Hi, there, welcome back! I’m continuing with my retrospective on the various adventures/scenarios I’ve written for RPGs over the years—most of them in various editions of the D&D game, of course.
In other news, wow, the Mariners are unpredictable this year. I thought they would break out of the gate fast and be a top-flight team throughout the season, but clearly I was wrong about that! However, I’m going to make an insanely bold prediction: I think the M’s are going to heat up and put together a very significant winning streak. There is a ton of talent on this club, and I think they won’t be kept down forever. In fact, I think they’re going to be fighting for a playoff spot in the last couple of games of the season. Whether they can claw their way in or not, I couldn’t say—it’s unfortunately true that wins in September don’t count any more than losses in April. But I think we have not yet seen the measure of this team.
Okay, on to the D&D stuff!
#20: H2, Thunderspire Labyrinth
My first adventure for 4e Dungeons & Dragons was H2, Thunderspire Labyrinth. Over the years TSR and Wizards had waffled over the question of whether the “letter+number” designator on an adventure module really helped the consumer at all; in this case, the H stands for “heroic tier,” meaning it’s an adventure designed for characters under 10th level.
My co-writer was Mike Mearls. I did the sections on the Seven-Pillared Hall, the Chamber of Eyes, and the Horned Hold, as well as some of the upfront presentation. Mike’s contribution was the awesome Well of Demons section, and the Tower of Mysteries. As it turned out, we didn’t really collaborate all that closely—the adventure’s sections are very episodic, and don’t lean too much on each other. That’s okay by me, because I viewed the ruined city of Saruun Khel as a gigantic sandbox and wanted to make sure the players could engage the adventure just by wandering around if they wanted to.
Thunderspire Labyrinth offered some tricky presentation and philosophy questions right up front, simply because it came so early in the 4e product run. (Yes, Keep on the Shadowfell was released earlier, but we had to start on H2 before H1 was completely done.) Not being entirely sure how to present a good 4e adventure, I erred on the side of caution at first, and shot for a middle-of-the-fairway dungeon crawl experience in my sections. (Mike, of course, was a little more ambitious.) If you’ve been reading the blog, you might recall that I felt the same sort of trepidation about Forge of Fury, and adopted a similar approach. For the same reason, I shied away from some excellent opportunities to create skill challenges in the adventure—the subsystem for navigating the giant ruined city really should have been set up that way, but when I was writing H2 I just didn’t know enough about skill challenges to feel comfortable placing much reliance on that system.
I didn’t pick out the name of the adventure: This was one of those assignments where I had to write to suit a title that had been created months before I started work. Chris Perkins also gave me the basic premise of “underground market city, where the surface races and Underdark races can deal with each other.” So the Casablanca-like vibe of the Seven-Pillared Hall really originates in the initial catalog blurb that Chris and Bill Slavicsek came up with; all I did is execute on their concept.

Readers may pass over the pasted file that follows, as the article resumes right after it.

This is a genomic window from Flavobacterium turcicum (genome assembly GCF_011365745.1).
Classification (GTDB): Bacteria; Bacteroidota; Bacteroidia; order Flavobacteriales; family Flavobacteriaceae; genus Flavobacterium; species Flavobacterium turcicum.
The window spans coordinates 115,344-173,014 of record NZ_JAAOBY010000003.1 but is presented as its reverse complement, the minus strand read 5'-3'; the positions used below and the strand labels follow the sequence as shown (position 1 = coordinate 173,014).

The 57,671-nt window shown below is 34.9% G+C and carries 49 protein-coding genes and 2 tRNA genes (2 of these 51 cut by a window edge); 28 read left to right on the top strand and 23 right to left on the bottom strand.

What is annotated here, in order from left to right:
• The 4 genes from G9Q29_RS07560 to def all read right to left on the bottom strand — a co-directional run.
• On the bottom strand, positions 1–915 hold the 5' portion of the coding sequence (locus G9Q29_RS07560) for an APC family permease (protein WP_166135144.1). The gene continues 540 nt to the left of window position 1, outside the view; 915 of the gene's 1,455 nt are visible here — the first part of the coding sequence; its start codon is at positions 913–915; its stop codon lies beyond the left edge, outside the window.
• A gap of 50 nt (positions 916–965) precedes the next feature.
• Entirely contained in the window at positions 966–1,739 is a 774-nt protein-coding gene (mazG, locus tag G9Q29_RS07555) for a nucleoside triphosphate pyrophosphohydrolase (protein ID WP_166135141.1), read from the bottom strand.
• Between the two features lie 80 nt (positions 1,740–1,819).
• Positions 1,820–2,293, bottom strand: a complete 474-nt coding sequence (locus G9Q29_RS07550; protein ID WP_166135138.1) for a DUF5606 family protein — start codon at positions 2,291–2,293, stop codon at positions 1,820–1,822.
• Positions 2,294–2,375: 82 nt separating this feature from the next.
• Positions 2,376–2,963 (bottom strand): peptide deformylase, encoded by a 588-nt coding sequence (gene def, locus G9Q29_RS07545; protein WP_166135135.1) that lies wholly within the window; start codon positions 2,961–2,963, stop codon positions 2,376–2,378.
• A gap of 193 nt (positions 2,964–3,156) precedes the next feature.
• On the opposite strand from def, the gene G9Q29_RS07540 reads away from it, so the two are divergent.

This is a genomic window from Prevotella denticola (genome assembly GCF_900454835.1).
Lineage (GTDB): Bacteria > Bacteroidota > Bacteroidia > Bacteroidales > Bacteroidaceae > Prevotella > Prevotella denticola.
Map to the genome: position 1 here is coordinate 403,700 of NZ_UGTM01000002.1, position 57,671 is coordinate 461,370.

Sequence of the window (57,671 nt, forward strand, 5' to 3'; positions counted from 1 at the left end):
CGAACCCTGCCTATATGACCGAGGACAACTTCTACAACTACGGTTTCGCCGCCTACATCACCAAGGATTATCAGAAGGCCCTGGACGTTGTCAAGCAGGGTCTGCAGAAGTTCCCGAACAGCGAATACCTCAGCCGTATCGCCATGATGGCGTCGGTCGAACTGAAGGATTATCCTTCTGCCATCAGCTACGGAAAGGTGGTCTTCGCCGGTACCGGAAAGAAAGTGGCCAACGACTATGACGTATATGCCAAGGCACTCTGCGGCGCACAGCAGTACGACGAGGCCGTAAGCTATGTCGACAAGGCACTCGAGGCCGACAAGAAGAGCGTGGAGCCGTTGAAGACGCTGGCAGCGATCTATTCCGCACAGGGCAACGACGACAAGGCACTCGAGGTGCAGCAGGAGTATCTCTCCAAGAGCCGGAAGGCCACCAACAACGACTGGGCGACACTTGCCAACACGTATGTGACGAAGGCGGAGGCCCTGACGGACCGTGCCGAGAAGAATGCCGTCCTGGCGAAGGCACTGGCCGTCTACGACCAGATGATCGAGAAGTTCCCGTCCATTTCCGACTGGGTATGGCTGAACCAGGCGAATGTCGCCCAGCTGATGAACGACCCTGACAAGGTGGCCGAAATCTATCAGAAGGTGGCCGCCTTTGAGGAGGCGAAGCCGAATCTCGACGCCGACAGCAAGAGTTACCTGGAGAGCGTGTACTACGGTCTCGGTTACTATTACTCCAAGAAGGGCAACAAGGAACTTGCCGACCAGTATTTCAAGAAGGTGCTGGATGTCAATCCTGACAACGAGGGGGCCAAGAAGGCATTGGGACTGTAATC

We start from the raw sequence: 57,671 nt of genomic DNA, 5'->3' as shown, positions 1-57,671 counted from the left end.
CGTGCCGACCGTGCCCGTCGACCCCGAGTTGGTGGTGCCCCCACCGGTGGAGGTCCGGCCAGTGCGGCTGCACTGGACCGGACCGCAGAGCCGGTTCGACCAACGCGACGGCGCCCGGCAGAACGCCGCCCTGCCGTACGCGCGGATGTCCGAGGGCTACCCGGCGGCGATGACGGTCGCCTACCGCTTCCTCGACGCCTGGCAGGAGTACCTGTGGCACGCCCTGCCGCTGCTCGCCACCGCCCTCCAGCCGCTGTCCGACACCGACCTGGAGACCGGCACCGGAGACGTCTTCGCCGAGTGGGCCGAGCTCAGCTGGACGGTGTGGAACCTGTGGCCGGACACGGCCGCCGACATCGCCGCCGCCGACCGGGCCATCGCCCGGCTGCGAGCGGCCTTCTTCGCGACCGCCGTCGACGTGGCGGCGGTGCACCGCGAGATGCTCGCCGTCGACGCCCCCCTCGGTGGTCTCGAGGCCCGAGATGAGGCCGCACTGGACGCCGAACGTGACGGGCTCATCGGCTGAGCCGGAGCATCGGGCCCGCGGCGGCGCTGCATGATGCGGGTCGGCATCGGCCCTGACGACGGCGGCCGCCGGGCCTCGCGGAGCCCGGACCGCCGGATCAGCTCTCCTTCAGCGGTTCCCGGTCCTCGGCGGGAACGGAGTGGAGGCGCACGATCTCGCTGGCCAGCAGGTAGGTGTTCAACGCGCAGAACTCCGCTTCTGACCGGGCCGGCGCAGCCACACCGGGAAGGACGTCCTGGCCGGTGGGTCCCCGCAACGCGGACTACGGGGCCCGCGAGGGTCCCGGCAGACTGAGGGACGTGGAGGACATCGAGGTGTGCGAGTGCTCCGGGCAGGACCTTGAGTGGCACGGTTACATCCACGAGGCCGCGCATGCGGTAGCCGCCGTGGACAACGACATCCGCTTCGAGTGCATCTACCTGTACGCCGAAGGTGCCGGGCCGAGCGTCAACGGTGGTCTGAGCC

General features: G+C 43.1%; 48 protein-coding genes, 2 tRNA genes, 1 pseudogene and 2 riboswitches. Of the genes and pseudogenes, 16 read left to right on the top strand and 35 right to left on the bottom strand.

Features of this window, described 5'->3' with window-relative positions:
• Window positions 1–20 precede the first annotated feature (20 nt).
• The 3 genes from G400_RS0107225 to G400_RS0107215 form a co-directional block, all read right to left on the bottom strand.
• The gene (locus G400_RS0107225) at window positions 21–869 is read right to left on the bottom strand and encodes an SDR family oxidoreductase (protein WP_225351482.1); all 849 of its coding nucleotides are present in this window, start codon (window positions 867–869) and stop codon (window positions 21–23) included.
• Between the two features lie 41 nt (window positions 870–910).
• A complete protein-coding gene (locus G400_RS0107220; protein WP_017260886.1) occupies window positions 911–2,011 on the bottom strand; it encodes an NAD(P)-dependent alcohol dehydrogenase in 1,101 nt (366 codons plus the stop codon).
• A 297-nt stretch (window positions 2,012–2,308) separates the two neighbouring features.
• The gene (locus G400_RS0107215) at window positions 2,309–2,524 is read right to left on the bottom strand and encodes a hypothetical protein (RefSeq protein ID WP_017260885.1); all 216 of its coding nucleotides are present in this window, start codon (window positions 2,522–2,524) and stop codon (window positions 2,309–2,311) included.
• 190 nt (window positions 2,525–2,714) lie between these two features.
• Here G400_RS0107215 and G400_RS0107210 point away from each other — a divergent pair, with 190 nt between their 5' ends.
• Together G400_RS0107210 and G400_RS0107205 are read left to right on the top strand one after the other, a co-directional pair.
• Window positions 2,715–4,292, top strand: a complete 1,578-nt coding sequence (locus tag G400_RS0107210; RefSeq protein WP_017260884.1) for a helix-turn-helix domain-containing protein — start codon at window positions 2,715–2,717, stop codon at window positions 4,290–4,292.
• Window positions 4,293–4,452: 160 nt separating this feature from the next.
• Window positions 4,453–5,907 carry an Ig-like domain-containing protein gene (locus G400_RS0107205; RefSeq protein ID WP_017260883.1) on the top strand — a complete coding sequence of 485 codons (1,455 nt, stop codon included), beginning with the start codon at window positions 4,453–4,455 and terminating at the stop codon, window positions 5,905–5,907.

One strange thing about Thunderspire Labyrinth: I wound up featuring duergar (gray dwarves) in the Horned Hold, which marked their debut in 4th Edition. Ironically, I’d done the same thing in Forge of Fury at the beginning of 3e. So, in two consecutive editions, I rolled out the duergar for the edition. One of the things about 4e is that we stepped back and considered the question of whether monster stories/context ought to undergo development in the same way their mechanics were being updated. At the time we felt that the "just like <good guys> but EVIL" races weren't necessarily holding up after you got past the drow, so we gave the duergar a very devilish new twist. In retrospect, we learned that folks are way more touchy about the story elements of the D&D universe than we'd imagined, and many of our "new takes" actively angered our fans.
People with a sharp eye for detail have noticed that the scale of the map depicting the Nentir Vale in the 4e Dungeon Master’s Guide conflicts somewhat with the description of the Old Hills given in H2. That was not my fault—I knew perfectly well that the range of hills shown in the Nentir Vale wasn’t all that big and hardly constituted a mountain range that could hold a place like Thunderspire, since I wrote up the Nentir Vale chapter in the DMG. However, the decision was made to make sure that H2 was located right smack in the middle of the Nentir Vale. Sorry if that bugged you, I didn’t do it!
Looking back at H2 now, I am pretty proud of the Seven-Pillared Hall and the super-flavorful setting of a whole ruined city to roam around in. The dungeon is infinitely expandable, and the Mages of Saruun are scary and ambiguous villains for a low-level party. The Horned Hold is an evocative setting, but it’s pretty static—working under the constraints of the tactical encounter format and my own caution in balancing fights for the new edition, I deliberately kept things simple in my sections. Fortunately Mike Mearls dialed it up to 11 in his part of the adventure! As I grew more familiar with 4e, I felt more comfortable in writing more ambitious material.
Next Week: P1, King of the Trollhaunt Warrens!